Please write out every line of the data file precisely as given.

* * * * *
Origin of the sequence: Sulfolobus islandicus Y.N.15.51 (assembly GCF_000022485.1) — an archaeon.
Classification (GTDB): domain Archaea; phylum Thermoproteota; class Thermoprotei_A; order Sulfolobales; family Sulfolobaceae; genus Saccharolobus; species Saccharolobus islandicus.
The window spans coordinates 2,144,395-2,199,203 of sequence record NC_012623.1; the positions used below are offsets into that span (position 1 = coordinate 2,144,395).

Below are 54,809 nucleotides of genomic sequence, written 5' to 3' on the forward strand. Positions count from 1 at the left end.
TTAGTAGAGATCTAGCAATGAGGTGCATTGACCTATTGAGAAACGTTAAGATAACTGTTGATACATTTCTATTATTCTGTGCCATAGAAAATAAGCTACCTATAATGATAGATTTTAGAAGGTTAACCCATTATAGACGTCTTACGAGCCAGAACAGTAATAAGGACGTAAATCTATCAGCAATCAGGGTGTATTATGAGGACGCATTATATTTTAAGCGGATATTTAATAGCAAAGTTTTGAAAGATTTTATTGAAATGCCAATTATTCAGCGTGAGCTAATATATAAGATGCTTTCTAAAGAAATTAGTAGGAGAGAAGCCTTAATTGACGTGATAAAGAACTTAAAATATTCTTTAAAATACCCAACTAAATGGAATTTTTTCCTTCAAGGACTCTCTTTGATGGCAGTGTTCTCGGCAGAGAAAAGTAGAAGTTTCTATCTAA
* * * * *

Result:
Origin of the sequence: Sulfolobus islandicus Y.N.15.51 (assembly GCF_000022485.1) — an archaeon.
Classification (GTDB): domain Archaea; phylum Thermoproteota; class Thermoprotei_A; order Sulfolobales; family Sulfolobaceae; genus Saccharolobus; species Saccharolobus islandicus.
The window spans coordinates 2,144,395-2,199,203 of sequence record NC_012623.1; the positions used below are offsets into that span (position 1 = coordinate 2,144,395).

Below are 54,809 nucleotides of genomic sequence, written 5' to 3' on the forward strand. Positions count from 1 at the left end.
TTAGTAGAGATCTAGCAATGAGGTGCATTGACCTATTGAGAAACGTTAAGATAACTGTTGATACATTTCTATTATTCTGTGCCATAGAAAATAAGCTACCTATAATGATAGATTTTAGAAGGTTAACCCATTATAGACGTCTTACGAGCCAGAACAGTAATAAGGACGTAAATCTATCAGCAATCAGGGTGTATTATGAGGACGCATTATATTTTAAGCGGATATTTAATAGCAAAGTTTTGAAAGATTTTATTGAAATGCCAATTATTCAGCGTGAGCTAATATATAAGATGCTTTCTAAAGAAATTAGTAGGAGAGAAGCCTTAATTGACGTGATAAAGAACTTAAAATATTCTTTAAAATACCCAACTAAATGGAATTTTTTCCTTCAAGGACTCTCTTTGATGGCAGTGTTCTCGGCAGAGAAAAGTAGAAGTTTCTATCTAA